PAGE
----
Last Orders Please: Rod Stewart, The Faces And The Britain We Forgot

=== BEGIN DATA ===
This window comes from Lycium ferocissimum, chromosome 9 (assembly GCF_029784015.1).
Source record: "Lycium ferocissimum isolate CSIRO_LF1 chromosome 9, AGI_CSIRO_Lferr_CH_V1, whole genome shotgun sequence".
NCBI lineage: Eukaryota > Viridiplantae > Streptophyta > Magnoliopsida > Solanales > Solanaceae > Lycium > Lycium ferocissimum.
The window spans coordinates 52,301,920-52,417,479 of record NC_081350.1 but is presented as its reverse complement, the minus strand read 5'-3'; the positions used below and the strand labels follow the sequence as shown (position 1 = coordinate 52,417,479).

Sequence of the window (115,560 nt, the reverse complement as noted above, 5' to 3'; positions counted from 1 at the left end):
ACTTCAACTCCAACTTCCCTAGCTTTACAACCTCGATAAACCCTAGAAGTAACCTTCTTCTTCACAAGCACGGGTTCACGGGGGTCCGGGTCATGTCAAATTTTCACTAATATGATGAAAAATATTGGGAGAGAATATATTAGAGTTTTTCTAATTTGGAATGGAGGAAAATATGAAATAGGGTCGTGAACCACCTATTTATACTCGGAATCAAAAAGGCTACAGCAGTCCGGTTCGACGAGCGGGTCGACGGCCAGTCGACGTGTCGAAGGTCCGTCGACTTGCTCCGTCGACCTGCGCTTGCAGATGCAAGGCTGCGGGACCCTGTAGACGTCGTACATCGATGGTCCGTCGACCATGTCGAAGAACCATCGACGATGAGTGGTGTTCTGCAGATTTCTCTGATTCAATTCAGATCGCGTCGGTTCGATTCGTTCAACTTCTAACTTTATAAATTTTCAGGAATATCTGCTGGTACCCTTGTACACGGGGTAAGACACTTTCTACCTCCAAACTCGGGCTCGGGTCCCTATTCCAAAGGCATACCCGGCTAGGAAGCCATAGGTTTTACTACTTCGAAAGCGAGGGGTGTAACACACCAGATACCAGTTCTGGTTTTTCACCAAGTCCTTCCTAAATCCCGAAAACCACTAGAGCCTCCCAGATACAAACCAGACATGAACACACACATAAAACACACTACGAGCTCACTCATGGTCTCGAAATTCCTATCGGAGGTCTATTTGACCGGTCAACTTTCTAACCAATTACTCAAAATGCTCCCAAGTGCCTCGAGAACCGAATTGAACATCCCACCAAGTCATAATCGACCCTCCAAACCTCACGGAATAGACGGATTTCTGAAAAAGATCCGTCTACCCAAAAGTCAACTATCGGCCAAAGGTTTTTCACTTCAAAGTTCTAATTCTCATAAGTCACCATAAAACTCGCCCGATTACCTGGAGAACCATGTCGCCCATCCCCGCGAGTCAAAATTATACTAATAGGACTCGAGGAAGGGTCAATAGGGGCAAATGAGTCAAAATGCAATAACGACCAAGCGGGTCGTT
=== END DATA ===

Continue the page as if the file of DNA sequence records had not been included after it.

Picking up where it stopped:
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'There was this terrible trough in the mid-70s: England didn't qualify forthe 1974 World Cup, Miss Hall our English teacher left school, and the Faces split.' Billy BraggDo you remember The Faces? The group that was born out of the ashes of the legendary sixties band the Small Faces, but with the addition of Ron Wood on guitar (later to join the Stones) and Rod Stewart on vocals. Last Orders, Please is the first biography of the band who have acquired legendary status in the annals of rock 'n' roll history. It's also a book about Britain in a forgotten era - the early seventies. Not the seventies of Glam Rock, Sweet and Gary Glitter, but the real seventies of the three day week, trade union strikes, blackouts, the IRA, steak, chips and warm beer. In these difficult times it was the Faces - a soulful, goodtime band who drank and played hard, who didn't dress to impress, but just got on with the job - that the working class adopted as its own. In the days before football was fashionable the Faces played soccer on stage on TOTP. In 1974 this was a near-political act that confirmed The Faces as truly a people's band, and they are still loved, and revered to this day.